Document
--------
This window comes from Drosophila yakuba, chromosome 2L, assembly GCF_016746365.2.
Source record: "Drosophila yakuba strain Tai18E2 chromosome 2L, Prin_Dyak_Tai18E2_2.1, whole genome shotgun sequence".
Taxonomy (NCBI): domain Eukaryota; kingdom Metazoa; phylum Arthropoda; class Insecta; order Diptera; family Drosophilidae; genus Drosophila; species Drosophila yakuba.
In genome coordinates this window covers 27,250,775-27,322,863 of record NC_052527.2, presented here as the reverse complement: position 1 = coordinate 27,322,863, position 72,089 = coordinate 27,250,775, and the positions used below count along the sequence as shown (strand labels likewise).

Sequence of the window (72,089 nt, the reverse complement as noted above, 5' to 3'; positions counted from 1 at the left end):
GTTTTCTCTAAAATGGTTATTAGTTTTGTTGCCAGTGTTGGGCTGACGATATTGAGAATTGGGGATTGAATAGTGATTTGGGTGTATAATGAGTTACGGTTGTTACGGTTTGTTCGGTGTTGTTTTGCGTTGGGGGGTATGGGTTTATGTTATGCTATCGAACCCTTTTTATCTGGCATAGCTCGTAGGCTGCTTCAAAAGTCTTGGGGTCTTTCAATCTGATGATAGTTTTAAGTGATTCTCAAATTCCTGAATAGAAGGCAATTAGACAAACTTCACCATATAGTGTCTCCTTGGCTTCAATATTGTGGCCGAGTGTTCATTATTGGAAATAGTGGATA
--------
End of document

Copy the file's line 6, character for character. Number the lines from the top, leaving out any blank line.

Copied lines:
GTTTTCTCTAAAATGGTTATTAGTTTTGTTGCCAGTGTTGGGCTGACGATATTGAGAATTGGGGATTGAATAGTGATTTGGGTGTATAATGAGTTACGGTTGTTACGGTTTGTTCGGTGTTGTTTTGCGTTGGGGGGTATGGGTTTATGTTATGCTATCGAACCCTTTTTATCTGGCATAGCTCGTAGGCTGCTTCAAAAGTCTTGGGGTCTTTCAATCTGATGATAGTTTTAAGTGATTCTCAAATTCCTGAATAGAAGGCAATTAGACAAACTTCACCATATAGTGTCTCCTTGGCTTCAATATTGTGGCCGAGTGTTCATTATTGGAAATAGTGGATA